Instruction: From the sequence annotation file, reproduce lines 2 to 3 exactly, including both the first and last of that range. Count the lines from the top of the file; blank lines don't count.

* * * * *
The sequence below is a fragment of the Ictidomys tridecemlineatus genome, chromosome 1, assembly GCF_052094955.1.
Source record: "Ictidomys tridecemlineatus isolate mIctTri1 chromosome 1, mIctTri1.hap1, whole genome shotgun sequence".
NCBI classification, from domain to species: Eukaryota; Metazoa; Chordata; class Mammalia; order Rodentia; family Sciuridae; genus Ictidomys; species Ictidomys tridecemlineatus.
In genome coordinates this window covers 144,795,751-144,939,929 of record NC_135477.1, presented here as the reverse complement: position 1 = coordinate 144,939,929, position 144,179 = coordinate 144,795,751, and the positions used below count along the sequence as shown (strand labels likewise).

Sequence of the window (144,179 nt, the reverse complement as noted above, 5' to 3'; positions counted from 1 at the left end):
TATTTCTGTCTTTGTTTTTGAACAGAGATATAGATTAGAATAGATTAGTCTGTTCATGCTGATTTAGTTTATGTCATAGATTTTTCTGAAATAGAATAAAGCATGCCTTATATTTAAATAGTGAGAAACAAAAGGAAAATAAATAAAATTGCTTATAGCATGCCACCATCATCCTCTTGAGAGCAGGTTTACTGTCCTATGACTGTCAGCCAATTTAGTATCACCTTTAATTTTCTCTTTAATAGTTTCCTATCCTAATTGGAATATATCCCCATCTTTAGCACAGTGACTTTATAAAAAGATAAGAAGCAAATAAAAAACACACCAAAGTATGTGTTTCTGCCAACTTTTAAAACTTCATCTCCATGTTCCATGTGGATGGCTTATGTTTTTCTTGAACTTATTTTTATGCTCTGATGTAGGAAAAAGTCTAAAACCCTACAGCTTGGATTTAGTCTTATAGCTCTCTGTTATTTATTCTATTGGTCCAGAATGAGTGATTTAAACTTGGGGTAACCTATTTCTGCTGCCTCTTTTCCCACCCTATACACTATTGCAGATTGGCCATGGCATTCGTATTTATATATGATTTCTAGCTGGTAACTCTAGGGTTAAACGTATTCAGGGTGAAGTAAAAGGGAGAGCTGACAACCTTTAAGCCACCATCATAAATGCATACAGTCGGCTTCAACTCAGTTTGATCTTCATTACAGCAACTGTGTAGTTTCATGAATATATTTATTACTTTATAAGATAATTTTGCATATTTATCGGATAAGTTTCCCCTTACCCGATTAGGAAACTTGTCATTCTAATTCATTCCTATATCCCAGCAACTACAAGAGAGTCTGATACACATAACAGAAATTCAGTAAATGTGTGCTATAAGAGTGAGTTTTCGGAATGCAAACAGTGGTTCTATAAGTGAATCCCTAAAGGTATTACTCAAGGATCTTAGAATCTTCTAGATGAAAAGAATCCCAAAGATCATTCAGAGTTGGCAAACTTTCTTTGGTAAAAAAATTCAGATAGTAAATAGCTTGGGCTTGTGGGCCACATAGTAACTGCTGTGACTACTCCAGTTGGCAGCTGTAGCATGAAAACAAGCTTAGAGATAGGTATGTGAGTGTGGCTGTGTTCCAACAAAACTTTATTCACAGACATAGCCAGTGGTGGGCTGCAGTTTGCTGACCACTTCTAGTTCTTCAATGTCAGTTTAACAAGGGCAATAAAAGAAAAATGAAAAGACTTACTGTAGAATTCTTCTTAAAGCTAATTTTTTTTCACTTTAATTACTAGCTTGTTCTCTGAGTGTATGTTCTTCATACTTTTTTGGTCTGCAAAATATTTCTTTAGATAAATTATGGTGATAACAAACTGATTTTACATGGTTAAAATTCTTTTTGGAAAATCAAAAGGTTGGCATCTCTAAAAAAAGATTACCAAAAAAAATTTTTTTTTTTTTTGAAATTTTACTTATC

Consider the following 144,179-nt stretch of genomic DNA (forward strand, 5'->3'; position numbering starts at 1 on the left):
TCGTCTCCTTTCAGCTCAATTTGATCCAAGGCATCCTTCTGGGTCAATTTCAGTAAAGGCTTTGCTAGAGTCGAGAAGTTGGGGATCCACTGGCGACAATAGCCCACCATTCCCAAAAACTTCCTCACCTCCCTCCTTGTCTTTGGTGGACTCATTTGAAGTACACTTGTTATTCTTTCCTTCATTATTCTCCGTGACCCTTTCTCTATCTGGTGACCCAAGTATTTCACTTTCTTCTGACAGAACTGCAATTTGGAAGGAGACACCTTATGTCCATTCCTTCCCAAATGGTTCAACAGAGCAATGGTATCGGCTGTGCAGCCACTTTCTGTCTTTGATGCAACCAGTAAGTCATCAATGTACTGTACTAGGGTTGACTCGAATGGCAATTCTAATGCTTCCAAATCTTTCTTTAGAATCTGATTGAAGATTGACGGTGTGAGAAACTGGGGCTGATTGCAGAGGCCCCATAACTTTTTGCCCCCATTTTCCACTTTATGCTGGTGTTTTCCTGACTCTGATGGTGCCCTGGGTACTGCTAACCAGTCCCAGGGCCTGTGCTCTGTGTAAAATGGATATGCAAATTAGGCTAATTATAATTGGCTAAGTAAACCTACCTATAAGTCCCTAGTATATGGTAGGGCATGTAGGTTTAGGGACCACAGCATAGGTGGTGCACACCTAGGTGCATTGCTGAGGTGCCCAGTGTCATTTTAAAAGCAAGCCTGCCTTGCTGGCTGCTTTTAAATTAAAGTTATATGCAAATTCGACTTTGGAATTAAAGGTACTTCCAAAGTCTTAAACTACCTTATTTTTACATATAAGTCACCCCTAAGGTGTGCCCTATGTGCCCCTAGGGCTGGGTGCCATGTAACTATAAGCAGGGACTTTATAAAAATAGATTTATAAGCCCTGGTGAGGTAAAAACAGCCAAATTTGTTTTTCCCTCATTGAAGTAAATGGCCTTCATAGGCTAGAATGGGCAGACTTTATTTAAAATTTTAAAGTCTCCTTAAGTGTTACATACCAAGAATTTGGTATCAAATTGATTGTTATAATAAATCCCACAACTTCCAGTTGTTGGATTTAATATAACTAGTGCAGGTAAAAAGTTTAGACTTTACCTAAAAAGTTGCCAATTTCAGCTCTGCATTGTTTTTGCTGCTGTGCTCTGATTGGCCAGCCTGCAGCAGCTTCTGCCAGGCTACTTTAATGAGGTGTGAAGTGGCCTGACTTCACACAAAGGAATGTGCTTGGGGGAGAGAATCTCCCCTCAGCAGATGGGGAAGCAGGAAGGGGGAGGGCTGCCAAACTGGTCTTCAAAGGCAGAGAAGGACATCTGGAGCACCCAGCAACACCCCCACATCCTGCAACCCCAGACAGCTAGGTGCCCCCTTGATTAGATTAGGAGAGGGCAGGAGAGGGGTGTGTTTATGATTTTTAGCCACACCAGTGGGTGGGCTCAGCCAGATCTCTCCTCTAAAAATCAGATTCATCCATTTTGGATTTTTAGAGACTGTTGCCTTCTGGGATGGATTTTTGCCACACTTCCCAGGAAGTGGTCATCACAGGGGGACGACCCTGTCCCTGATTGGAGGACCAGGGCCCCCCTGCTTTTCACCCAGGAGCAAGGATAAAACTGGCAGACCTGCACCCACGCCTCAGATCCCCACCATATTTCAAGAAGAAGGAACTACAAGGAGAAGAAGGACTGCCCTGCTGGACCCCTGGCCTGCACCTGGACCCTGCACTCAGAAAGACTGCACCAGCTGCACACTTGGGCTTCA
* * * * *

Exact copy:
Source record: "Ictidomys tridecemlineatus isolate mIctTri1 chromosome 1, mIctTri1.hap1, whole genome shotgun sequence".
NCBI classification, from domain to species: Eukaryota; Metazoa; Chordata; class Mammalia; order Rodentia; family Sciuridae; genus Ictidomys; species Ictidomys tridecemlineatus.